Browsed by
Month: December 2014

Compiling Crazyflie 2.0 Firmware on Mac OS X

Compiling Crazyflie 2.0 Firmware on Mac OS X

UPDATE 2015-Aug-01: Bitcraze has recently merged the Crazyflie Nano (1.0) and Crazyflie 2.0 firmware source code. As a result, it is even easier to build firmware for either model on Mac OS X. See my article on the merge for more information on building the firmware.

About six months ago I wrote a entry on compiling Crazyflie firmware with Mac OS X. Since that time, the Crazyflie 2.0 has come out and, as a result, compilation of firmware for the new model requires a new GCC-ARM development environment. This post explains what you need to do to compile firmware for the Crazyflie 2.0 on Mac OS X.

Read More Read More

Crazyflie 2.0 Unbox

Crazyflie 2.0 Unbox

It finally arrived! My Crazyfie 2.0. The one “Christmas present to myself” that I’ve been waiting three months to receive! I won’t be posting an assembly entry for this Crazyflie. Seriously. It was too easy. So, without further ado, here’s the unboxing ceremony (two days before Christmas)…

Read More Read More

New Arrival

New Arrival

I was growing impatient. Why didn’t I opt for a faster shipping service!? I just had to check the tracking once more… …and there it was: departed the sorting facility in my home town! A confirmation that the Crazyflie 2 is finally on it’s way to me., possibly in time for the holiday break, barring any mishap (oh please don’t let anything happen to it).

The past few days have been torture! Watching the forums — all those lucky souls who received their Crazyflies before me. Watching the wiki — all those new documentation pages and updates and fixes, not yet applicable to me. Watching GitHub — all those enhancement and bug fixes not yet usable by me. Watching the blog — a recent post, still so far away from me. The anticipation! I can’t stand it. Please arrive tomorrow… Please, please!!

I want to assemble, I want to develop, I want to experiment… I want to FLY! CRAZYFLIE! 2!!
USPS tracking info

NeoPixel Ring Mod – Part 4

NeoPixel Ring Mod – Part 4

My last entry on the NeoPixel ring modification detailed how I “permanently” mounted the ring and the post before that was about how I got the firmware working like I wanted it. Prior to that, my first entry explained what I wanted to do and elaborated on some testing I conducted prior to deciding on what ring to use. This entry wraps my NeoPixel Ring mod up by exposing how I hacked in some controller support.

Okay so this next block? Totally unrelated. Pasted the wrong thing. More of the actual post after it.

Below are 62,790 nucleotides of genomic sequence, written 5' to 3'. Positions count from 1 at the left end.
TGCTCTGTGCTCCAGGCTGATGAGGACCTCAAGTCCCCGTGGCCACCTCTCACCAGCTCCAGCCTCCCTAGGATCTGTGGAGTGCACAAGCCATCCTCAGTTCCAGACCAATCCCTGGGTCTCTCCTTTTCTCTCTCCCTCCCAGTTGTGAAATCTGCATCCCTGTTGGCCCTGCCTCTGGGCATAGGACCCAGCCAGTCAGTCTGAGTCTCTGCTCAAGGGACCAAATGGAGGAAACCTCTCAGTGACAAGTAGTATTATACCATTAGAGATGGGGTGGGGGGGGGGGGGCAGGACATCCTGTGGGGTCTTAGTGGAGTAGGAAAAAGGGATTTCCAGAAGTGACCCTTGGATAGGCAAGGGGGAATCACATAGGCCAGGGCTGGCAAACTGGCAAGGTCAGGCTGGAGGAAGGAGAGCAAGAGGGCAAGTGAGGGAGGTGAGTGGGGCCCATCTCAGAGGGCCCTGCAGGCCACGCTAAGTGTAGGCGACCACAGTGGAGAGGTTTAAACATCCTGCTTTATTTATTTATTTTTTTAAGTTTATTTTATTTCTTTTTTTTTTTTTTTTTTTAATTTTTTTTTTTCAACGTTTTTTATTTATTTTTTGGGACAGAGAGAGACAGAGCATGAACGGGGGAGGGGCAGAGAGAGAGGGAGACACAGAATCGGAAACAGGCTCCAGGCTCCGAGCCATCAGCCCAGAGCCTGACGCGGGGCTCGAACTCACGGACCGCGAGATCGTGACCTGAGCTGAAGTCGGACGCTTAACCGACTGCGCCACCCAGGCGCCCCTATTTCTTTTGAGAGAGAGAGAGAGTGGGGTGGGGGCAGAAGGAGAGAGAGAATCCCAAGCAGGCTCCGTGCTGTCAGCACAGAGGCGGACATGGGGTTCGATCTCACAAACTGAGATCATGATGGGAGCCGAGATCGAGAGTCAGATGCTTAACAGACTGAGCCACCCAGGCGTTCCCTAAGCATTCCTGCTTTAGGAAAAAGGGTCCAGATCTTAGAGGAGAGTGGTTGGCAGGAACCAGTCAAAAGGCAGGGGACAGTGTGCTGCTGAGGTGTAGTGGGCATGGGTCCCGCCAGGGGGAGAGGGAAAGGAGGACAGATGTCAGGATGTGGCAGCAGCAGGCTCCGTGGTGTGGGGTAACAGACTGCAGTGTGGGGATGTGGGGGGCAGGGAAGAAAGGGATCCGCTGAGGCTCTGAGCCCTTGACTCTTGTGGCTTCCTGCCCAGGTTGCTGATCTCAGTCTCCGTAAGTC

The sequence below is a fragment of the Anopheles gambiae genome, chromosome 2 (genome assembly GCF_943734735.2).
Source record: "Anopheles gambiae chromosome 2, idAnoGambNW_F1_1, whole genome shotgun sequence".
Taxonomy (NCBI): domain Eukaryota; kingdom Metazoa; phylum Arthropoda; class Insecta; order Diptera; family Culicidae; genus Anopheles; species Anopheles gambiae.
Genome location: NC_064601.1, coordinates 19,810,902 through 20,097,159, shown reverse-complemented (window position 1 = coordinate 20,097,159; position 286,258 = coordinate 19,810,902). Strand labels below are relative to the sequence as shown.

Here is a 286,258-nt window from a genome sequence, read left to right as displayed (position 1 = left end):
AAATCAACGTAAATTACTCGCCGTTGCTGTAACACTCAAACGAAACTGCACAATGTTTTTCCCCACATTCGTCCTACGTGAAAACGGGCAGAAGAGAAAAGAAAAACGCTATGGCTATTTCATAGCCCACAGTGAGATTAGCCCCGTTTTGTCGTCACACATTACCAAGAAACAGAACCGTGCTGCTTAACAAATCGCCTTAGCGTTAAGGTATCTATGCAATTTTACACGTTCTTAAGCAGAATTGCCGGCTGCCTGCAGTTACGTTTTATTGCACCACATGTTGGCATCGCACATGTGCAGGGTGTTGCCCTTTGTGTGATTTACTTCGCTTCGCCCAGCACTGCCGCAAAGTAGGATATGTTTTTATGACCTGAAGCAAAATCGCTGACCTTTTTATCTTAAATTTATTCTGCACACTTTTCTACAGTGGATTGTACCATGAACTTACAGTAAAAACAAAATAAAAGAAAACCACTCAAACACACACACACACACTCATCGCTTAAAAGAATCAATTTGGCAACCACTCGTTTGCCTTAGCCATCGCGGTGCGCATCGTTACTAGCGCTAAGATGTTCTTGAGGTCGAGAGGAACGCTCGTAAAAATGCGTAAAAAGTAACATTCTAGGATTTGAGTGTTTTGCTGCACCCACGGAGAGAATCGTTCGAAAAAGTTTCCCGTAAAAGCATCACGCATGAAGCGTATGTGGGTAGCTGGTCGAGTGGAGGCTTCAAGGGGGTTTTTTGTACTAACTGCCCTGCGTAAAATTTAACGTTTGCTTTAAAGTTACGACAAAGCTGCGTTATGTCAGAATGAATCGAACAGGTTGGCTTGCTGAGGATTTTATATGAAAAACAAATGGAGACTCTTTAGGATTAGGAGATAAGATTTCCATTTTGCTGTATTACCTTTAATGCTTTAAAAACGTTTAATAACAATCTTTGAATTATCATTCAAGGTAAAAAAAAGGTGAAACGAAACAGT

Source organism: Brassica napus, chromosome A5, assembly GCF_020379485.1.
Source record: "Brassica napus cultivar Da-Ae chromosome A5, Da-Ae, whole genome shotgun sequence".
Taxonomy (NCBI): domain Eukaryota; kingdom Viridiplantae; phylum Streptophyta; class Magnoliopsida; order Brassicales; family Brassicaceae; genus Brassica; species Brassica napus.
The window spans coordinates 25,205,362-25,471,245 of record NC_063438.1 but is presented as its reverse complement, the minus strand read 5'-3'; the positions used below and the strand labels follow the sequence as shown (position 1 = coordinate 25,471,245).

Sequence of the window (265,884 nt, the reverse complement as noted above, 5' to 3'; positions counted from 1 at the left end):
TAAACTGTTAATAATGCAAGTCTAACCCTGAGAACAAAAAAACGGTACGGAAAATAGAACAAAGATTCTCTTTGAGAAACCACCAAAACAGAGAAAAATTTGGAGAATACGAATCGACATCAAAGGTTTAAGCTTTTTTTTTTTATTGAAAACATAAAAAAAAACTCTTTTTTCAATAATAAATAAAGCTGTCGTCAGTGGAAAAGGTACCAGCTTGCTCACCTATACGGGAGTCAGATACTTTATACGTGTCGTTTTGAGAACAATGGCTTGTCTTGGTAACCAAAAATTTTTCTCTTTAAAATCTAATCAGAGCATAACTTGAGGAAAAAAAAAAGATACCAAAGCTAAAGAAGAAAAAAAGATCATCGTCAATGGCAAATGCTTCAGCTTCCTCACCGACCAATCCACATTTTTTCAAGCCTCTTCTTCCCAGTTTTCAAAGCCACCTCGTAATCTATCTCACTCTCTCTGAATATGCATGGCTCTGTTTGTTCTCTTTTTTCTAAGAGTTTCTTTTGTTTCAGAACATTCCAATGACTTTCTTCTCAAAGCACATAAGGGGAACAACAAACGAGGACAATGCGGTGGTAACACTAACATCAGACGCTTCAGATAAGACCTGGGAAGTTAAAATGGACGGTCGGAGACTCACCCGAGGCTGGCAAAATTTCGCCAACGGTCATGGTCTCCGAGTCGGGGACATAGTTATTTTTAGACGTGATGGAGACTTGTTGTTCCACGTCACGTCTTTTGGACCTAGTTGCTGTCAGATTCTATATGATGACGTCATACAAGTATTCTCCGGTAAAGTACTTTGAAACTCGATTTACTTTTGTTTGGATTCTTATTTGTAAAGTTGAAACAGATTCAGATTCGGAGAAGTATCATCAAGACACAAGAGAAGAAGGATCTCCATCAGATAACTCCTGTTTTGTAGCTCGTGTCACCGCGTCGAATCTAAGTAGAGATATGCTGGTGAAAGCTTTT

The controller support was a little tougher than the rest of the modification because I didn’t have any examples to base my changes on. Furthermore, I had to learn the architecture of the Python client but fortunately it’s in Python which is both fun and pretty accessible!

What I’d hoped to do was make it possible to cycle through the various LED “effects” with a controller button (this is what the Bitcraze video demonstrated and it seemed like a good interface). I also wanted everything to be runtime discoverable so there were little or no “hardcoded” dependencies. I wanted the client to work the same whether or not the firmware running supported the NeoPixel ring mod.

I believe I was able to accomplish all of this.

Read More Read More

Broken, Then Fixed, On/Off Button…

Broken, Then Fixed, On/Off Button…

I’m man enough to admit it. I broke the on/off switch on my first Crazyflie. There, I said it. In my defense though, it didn’t seem to be that easy to push in the first place. It was sticky and didn’t move smoothly. I probably applied too much pressure and finally, the little plastic bit broke off. I denied it for a while. I was able to dismantle the button enough that I could simply use a straight pin to turn it on and off. Eventually, that bit broke off as well so I decided to clean it up and desoldered the rest of the button leaving only the two pads intact. I used my propeller fork for turning it on and off for a long time. It fit the width of the solder pads perfectly. It wasn’t as easy as I would have liked it to be but it worked. Well, mostly it worked. Sometimes I couldn’t get it to turn on before the cold-boot timed out when I was trying to refresh firmware.

Eventually I decided I wanted to replace the button.

Read More Read More